Newspaper article The Florida Times Union

Lemon Tree's Brown Leaves Are a Serious Sign

Newspaper article The Florida Times Union

Lemon Tree's Brown Leaves Are a Serious Sign

Article excerpt


I have a lemon tree that is 10 years old and seems to have suddenly died. The leaves are brown and hanging down. There is still plenty of fruit on the plant. Can I harvest it? Is the plant dead?

In all plants, when the leaves turn brown suddenly, it is usually a sign of a catastrophic problem. If the death is very sudden, there isn't even time for the plant to seal off the leaves, which would cause them to drop, and they just hang there.

There are two possible causes. One is the possibility that an herbicide, applied to control lawn weeds, was taken up by the plant. We often forget that tree roots extend far beyond the dripline and many herbicides can kill desirable trees. If there is a possibility that this is the cause, you may want to discard the fruit.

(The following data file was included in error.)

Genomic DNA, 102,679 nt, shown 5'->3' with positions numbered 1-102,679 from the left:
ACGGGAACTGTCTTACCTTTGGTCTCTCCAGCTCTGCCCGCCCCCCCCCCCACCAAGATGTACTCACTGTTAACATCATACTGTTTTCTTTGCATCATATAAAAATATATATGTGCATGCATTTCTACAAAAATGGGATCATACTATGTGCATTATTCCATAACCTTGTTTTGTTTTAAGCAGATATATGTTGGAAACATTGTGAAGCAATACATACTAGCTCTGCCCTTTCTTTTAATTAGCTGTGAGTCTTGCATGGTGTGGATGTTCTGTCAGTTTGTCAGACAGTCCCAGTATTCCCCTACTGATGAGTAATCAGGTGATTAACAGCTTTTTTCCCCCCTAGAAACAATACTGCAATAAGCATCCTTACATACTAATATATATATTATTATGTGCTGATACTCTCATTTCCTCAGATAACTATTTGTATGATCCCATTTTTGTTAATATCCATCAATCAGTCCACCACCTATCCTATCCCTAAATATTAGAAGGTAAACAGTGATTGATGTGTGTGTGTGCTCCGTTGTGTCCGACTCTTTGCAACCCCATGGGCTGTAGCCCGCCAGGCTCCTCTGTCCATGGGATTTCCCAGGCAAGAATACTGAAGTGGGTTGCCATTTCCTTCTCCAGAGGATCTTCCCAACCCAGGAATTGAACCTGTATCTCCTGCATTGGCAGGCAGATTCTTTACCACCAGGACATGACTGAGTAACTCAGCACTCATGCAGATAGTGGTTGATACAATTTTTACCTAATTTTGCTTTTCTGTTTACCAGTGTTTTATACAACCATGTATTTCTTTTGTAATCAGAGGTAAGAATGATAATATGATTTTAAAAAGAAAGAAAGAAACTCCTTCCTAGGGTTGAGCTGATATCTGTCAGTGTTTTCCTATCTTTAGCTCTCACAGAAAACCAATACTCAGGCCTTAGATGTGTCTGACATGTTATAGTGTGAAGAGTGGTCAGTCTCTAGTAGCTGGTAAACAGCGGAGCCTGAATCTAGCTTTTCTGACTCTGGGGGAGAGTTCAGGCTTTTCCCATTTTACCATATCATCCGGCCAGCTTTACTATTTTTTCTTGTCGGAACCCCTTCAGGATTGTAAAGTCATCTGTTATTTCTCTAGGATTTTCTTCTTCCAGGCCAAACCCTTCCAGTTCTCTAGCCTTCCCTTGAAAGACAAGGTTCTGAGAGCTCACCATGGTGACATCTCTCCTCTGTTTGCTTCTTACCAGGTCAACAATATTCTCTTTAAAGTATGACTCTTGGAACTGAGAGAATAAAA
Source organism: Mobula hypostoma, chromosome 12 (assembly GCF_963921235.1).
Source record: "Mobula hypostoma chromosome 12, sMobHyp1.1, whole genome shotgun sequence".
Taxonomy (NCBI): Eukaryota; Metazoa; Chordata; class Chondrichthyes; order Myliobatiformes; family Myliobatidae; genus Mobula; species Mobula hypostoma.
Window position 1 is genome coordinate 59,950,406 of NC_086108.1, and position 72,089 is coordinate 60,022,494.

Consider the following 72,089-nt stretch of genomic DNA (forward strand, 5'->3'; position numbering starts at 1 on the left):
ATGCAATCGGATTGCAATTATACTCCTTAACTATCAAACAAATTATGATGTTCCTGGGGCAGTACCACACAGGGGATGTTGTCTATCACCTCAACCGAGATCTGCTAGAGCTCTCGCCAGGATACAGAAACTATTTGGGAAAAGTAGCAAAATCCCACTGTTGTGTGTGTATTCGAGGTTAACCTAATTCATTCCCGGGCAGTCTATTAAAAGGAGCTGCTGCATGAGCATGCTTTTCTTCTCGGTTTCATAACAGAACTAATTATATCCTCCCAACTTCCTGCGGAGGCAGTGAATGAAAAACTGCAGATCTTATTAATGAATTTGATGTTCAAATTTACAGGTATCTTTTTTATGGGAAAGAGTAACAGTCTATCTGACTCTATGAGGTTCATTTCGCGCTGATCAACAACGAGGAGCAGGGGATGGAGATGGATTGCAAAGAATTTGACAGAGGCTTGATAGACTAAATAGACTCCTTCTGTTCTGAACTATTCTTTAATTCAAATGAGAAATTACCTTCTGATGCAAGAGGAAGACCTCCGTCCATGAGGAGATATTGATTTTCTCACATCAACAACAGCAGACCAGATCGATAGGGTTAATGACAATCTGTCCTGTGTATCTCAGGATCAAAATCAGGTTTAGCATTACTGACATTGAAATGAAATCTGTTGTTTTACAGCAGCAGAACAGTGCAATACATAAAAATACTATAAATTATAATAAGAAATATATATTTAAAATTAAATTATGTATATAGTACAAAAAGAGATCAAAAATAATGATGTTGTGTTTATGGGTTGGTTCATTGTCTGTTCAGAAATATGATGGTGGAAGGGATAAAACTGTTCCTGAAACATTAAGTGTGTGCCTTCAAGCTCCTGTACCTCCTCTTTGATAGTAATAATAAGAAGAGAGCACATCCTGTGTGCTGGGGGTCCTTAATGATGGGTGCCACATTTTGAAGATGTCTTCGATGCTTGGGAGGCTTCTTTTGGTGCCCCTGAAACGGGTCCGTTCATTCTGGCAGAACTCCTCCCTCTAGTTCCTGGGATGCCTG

The more likely cause is a root rot. We had substantial rainfall this fall and citrus is quite intolerant of wet soils. The bottom of the tree may be mushy and blackened.

I know you have several citrus trees and all the others are doing well. Every plant in the landscape occupies a unique location. The drainage and water table can be different 4 feet away.

I would leave the tree in place until late spring to be sure it is dead. Remember that if the tree sprouts from near ground level, you are seeing the sour orange rootstock growing, and will not get good fruit from it.

I noticed that some road crews were cutting back ornamental grasses. Should I be cutting mine back?

Road crews and professional maintenance crews often schedule work for convenience rather than optimal results. Most people like to leave their ornamental grasses through the winter because they remain attractive through the winter.

The best time to cut ornamental grasses back is usually late January. …

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